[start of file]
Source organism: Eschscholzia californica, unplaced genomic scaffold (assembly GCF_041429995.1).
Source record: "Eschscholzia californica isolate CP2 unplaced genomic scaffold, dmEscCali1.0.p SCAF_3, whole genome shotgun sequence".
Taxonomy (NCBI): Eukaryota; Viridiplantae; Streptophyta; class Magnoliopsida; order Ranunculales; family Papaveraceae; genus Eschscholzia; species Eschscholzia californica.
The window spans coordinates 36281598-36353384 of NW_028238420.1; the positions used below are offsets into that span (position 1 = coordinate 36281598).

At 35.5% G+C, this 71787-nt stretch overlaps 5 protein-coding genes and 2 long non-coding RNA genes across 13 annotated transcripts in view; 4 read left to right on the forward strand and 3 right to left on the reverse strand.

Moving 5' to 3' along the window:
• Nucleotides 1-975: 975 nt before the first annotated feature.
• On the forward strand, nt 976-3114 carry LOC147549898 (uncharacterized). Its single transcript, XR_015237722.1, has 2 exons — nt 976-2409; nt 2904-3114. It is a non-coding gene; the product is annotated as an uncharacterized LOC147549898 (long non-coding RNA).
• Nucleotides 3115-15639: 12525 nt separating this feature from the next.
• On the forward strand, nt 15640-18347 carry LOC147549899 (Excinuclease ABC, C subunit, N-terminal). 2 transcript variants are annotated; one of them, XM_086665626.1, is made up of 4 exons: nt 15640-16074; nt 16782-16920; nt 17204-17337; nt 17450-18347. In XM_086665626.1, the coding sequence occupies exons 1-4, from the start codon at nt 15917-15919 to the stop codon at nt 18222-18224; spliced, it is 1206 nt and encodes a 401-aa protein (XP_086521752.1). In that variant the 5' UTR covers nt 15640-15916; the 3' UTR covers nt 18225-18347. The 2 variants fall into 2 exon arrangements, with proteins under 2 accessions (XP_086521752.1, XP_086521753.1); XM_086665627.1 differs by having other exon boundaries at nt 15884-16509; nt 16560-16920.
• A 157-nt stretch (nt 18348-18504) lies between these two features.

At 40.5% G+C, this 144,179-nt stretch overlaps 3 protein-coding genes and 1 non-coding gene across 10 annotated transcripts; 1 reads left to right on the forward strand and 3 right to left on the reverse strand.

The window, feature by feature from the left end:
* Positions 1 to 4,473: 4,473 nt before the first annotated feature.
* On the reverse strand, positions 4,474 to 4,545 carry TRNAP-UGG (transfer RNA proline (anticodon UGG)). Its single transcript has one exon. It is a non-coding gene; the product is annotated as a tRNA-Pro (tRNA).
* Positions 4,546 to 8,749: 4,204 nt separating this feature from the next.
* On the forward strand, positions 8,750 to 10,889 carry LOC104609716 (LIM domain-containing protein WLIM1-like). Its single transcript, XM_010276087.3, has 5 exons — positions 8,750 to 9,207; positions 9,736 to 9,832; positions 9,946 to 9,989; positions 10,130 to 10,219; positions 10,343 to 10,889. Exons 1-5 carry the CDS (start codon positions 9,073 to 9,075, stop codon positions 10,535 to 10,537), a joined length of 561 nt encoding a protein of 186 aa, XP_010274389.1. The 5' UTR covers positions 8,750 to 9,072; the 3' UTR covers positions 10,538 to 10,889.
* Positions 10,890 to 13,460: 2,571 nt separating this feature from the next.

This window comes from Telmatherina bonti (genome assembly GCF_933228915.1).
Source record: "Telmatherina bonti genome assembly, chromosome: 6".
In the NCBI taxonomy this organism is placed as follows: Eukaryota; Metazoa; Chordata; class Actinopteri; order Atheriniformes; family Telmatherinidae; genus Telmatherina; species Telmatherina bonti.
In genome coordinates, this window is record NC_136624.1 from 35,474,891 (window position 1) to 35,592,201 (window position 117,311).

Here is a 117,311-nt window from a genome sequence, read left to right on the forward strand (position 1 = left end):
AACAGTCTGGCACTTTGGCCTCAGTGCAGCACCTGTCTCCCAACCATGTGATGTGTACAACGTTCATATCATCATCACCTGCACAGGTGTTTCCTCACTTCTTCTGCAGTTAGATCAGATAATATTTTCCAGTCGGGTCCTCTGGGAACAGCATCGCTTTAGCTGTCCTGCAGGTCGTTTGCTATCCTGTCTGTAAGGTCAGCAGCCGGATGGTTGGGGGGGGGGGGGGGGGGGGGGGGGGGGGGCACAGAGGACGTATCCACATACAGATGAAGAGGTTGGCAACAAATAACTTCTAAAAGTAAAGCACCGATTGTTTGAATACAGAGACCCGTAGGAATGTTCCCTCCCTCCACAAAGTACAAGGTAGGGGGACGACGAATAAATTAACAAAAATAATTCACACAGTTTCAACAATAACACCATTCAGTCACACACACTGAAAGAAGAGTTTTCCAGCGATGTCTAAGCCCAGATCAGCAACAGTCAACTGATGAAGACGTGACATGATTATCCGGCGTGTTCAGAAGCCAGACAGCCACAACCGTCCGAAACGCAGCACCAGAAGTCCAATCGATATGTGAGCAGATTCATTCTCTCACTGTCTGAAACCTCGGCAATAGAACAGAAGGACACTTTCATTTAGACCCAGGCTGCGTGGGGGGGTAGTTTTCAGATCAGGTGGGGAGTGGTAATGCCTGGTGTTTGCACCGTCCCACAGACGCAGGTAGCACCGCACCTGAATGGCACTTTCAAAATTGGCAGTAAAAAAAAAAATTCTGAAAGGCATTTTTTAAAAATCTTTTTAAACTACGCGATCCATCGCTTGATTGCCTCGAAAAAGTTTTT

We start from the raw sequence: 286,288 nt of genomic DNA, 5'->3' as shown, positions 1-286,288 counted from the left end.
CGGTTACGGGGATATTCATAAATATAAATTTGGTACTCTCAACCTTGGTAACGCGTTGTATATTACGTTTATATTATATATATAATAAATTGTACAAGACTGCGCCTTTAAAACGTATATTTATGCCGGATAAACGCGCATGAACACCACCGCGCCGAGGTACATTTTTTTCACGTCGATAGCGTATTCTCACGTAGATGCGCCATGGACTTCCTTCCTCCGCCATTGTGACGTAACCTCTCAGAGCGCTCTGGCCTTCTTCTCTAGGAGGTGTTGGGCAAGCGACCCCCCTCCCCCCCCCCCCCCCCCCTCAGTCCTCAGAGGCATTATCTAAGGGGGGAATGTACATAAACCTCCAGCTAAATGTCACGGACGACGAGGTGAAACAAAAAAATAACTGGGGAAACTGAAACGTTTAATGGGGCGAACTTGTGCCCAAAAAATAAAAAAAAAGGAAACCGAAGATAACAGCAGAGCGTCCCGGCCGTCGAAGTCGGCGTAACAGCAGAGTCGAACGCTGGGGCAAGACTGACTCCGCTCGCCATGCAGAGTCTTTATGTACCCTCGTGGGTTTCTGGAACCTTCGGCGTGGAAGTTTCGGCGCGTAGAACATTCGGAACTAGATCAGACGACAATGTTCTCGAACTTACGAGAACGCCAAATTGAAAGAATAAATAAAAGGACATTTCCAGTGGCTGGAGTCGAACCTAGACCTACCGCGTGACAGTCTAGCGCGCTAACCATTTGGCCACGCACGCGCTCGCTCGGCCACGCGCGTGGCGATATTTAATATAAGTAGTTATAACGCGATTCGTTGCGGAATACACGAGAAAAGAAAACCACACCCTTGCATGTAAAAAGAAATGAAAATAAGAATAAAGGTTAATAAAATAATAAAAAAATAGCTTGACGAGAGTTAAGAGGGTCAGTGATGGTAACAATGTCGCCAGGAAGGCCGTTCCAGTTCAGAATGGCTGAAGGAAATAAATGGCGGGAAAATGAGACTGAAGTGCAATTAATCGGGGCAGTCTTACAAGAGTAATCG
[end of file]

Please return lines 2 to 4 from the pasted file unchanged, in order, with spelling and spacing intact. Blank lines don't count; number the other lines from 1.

Source record: "Eschscholzia californica isolate CP2 unplaced genomic scaffold, dmEscCali1.0.p SCAF_3, whole genome shotgun sequence".
Taxonomy (NCBI): Eukaryota; Viridiplantae; Streptophyta; class Magnoliopsida; order Ranunculales; family Papaveraceae; genus Eschscholzia; species Eschscholzia californica.
The window spans coordinates 36281598-36353384 of NW_028238420.1; the positions used below are offsets into that span (position 1 = coordinate 36281598).